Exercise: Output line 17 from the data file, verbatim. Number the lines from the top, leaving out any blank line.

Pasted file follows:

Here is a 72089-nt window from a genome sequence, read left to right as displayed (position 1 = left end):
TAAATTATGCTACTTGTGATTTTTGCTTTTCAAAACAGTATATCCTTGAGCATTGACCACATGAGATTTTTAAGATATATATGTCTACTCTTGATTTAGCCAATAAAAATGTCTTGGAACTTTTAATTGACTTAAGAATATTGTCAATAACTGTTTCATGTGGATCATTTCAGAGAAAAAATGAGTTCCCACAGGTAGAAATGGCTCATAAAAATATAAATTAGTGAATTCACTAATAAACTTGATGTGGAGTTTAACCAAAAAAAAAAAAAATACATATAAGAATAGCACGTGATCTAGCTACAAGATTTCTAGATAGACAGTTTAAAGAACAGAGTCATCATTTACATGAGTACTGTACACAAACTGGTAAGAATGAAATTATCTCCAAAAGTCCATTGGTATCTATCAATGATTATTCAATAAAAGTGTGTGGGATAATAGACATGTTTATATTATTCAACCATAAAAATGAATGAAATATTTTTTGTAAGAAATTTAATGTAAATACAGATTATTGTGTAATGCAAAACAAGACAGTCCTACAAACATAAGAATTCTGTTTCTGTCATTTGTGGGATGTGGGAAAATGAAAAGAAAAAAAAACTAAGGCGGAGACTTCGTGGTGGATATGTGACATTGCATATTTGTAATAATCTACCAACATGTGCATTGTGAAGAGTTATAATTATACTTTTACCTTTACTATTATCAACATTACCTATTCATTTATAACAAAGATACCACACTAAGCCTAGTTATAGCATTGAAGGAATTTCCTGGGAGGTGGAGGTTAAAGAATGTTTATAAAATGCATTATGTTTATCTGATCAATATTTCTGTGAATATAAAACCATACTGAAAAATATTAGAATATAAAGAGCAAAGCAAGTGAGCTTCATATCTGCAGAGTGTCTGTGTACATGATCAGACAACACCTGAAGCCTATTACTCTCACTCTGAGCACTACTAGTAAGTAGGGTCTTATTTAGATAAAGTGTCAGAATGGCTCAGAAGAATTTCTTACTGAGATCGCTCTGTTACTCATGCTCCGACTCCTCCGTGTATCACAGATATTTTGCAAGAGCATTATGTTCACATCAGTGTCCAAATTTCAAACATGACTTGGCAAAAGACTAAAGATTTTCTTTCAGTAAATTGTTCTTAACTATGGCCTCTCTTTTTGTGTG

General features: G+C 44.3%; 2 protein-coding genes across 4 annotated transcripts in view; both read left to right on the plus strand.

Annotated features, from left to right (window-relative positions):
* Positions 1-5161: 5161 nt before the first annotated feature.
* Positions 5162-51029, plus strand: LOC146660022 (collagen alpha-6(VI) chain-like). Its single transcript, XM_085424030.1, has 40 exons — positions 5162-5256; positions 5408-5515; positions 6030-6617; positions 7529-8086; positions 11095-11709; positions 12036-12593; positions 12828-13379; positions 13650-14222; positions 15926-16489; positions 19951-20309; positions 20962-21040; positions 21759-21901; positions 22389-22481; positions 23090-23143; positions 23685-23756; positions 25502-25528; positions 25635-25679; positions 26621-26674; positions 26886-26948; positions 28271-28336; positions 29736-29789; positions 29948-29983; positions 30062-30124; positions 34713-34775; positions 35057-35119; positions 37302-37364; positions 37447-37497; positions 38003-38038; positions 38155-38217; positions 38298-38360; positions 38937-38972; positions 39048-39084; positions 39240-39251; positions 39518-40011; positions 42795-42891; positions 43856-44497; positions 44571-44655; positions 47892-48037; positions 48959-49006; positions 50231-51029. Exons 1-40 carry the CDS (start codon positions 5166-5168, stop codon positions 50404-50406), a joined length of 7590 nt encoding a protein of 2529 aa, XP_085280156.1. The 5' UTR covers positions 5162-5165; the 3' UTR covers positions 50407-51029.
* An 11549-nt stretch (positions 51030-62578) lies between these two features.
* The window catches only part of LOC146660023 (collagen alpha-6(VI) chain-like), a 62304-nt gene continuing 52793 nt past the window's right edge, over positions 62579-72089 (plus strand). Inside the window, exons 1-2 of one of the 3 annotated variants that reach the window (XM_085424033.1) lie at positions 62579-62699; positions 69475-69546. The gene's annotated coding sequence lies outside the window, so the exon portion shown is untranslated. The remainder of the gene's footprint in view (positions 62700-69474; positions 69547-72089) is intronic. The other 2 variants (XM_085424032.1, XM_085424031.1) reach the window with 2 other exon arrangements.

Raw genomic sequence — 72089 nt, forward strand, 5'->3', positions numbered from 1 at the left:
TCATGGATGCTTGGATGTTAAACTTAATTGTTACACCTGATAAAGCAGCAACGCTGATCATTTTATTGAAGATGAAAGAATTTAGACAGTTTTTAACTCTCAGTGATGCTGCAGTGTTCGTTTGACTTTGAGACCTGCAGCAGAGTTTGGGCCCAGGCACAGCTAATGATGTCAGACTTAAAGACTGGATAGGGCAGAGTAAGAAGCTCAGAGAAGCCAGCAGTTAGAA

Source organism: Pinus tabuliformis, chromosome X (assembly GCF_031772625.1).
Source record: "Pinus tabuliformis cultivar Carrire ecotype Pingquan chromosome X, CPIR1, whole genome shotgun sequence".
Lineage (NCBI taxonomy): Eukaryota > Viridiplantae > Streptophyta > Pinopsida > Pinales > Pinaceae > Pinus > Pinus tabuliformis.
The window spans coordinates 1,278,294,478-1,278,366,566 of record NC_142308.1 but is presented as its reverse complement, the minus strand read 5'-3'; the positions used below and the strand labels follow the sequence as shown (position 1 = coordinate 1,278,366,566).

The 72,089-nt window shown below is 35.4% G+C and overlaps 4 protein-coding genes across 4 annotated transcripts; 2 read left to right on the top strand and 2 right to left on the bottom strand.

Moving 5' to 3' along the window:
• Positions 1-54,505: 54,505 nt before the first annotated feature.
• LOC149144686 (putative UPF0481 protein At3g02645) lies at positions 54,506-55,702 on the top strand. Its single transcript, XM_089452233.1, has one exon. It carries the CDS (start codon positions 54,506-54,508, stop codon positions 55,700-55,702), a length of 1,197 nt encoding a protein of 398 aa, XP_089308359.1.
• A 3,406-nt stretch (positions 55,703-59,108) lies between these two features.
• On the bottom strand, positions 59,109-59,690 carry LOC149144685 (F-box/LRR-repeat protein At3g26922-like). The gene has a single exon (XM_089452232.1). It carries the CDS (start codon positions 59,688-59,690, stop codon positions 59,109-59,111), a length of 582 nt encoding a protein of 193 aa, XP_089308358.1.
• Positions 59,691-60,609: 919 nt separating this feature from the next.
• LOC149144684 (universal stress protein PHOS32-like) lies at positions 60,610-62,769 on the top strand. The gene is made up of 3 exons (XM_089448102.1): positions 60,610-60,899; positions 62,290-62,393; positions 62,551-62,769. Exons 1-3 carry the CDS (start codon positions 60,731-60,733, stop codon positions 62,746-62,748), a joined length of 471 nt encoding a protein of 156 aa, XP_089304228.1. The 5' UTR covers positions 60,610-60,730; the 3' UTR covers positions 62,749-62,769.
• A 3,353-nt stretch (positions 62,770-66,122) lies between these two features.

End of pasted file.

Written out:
• Positions 1-54,505: 54,505 nt before the first annotated feature.